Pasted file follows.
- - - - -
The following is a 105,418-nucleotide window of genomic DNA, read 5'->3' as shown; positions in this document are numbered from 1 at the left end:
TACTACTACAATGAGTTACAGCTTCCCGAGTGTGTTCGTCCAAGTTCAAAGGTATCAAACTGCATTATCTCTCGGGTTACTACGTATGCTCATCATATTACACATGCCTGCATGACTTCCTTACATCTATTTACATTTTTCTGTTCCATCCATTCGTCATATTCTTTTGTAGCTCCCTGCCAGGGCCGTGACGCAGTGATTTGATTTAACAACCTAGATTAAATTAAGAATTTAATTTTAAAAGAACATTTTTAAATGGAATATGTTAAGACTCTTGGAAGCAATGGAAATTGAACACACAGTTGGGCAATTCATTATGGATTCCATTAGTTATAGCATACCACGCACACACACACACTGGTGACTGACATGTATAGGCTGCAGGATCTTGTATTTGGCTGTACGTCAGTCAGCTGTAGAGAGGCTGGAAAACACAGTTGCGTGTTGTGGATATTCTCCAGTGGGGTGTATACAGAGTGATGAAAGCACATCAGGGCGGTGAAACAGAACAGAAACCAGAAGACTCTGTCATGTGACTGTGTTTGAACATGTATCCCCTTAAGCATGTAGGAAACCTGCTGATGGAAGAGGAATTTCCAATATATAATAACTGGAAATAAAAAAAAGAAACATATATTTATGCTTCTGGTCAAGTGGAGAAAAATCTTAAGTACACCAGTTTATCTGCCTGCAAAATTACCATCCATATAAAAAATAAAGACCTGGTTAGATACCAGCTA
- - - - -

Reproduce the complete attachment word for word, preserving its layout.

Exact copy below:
The following is a 105,418-nucleotide window of genomic DNA, read 5'->3' as shown; positions in this document are numbered from 1 at the left end:
TACTACTACAATGAGTTACAGCTTCCCGAGTGTGTTCGTCCAAGTTCAAAGGTATCAAACTGCATTATCTCTCGGGTTACTACGTATGCTCATCATATTACACATGCCTGCATGACTTCCTTACATCTATTTACATTTTTCTGTTCCATCCATTCGTCATATTCTTTTGTAGCTCCCTGCCAGGGCCGTGACGCAGTGATTTGATTTAACAACCTAGATTAAATTAAGAATTTAATTTTAAAAGAACATTTTTAAATGGAATATGTTAAGACTCTTGGAAGCAATGGAAATTGAACACACAGTTGGGCAATTCATTATGGATTCCATTAGTTATAGCATACCACGCACACACACACACTGGTGACTGACATGTATAGGCTGCAGGATCTTGTATTTGGCTGTACGTCAGTCAGCTGTAGAGAGGCTGGAAAACACAGTTGCGTGTTGTGGATATTCTCCAGTGGGGTGTATACAGAGTGATGAAAGCACATCAGGGCGGTGAAACAGAACAGAAACCAGAAGACTCTGTCATGTGACTGTGTTTGAACATGTATCCCCTTAAGCATGTAGGAAACCTGCTGATGGAAGAGGAATTTCCAATATATAATAACTGGAAATAAAAAAAAGAAACATATATTTATGCTTCTGGTCAAGTGGAGAAAAATCTTAAGTACACCAGTTTATCTGCCTGCAAAATTACCATCCATATAAAAAATAAAGACCTGGTTAGATACCAGCTA